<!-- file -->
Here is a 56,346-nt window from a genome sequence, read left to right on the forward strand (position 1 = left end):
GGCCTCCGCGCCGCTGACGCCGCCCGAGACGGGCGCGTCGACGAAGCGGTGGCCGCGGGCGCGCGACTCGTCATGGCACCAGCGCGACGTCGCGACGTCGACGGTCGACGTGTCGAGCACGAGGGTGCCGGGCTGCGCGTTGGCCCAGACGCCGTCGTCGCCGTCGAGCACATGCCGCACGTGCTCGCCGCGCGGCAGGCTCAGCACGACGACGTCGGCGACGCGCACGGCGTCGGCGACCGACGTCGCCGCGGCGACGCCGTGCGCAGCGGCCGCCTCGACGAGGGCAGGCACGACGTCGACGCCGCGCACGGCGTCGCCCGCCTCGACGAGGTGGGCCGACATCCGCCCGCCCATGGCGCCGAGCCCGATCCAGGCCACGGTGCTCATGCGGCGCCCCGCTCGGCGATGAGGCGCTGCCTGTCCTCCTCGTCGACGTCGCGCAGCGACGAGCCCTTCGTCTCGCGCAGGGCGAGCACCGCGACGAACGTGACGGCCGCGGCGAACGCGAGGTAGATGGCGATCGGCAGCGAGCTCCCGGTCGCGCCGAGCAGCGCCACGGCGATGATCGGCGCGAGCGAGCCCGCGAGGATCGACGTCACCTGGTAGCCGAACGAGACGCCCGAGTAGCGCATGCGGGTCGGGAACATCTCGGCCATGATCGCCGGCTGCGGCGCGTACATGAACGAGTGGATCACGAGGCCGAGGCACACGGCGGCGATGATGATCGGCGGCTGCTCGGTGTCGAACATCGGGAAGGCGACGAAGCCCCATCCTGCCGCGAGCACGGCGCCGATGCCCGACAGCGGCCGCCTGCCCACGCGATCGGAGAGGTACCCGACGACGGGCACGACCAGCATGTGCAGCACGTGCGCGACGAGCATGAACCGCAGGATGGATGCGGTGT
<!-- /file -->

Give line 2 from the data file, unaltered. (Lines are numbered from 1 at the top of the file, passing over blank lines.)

GGCCTCCGCGCCGCTGACGCCGCCCGAGACGGGCGCGTCGACGAAGCGGTGGCCGCGGGCGCGCGACTCGTCATGGCACCAGCGCGACGTCGCGACGTCGACGGTCGACGTGTCGAGCACGAGGGTGCCGGGCTGCGCGTTGGCCCAGACGCCGTCGTCGCCGTCGAGCACATGCCGCACGTGCTCGCCGCGCGGCAGGCTCAGCACGACGACGTCGGCGACGCGCACGGCGTCGGCGACCGACGTCGCCGCGGCGACGCCGTGCGCAGCGGCCGCCTCGACGAGGGCAGGCACGACGTCGACGCCGCGCACGGCGTCGCCCGCCTCGACGAGGTGGGCCGACATCCGCCCGCCCATGGCGCCGAGCCCGATCCAGGCCACGGTGCTCATGCGGCGCCCCGCTCGGCGATGAGGCGCTGCCTGTCCTCCTCGTCGACGTCGCGCAGCGACGAGCCCTTCGTCTCGCGCAGGGCGAGCACCGCGACGAACGTGACGGCCGCGGCGAACGCGAGGTAGATGGCGATCGGCAGCGAGCTCCCGGTCGCGCCGAGCAGCGCCACGGCGATGATCGGCGCGAGCGAGCCCGCGAGGATCGACGTCACCTGGTAGCCGAACGAGACGCCCGAGTAGCGCATGCGGGTCGGGAACATCTCGGCCATGATCGCCGGCTGCGGCGCGTACATGAACGAGTGGATCACGAGGCCGAGGCACACGGCGGCGATGATGATCGGCGGCTGCTCGGTGTCGAACATCGGGAAGGCGACGAAGCCCCATCCTGCCGCGAGCACGGCGCCGATGCCCGACAGCGGCCGCCTGCCCACGCGATCGGAGAGGTACCCGACGACGGGCACGACCAGCATGTGCAGCACGTGCGCGACGAGCATGAACCGCAGGATGGATGCGGTGT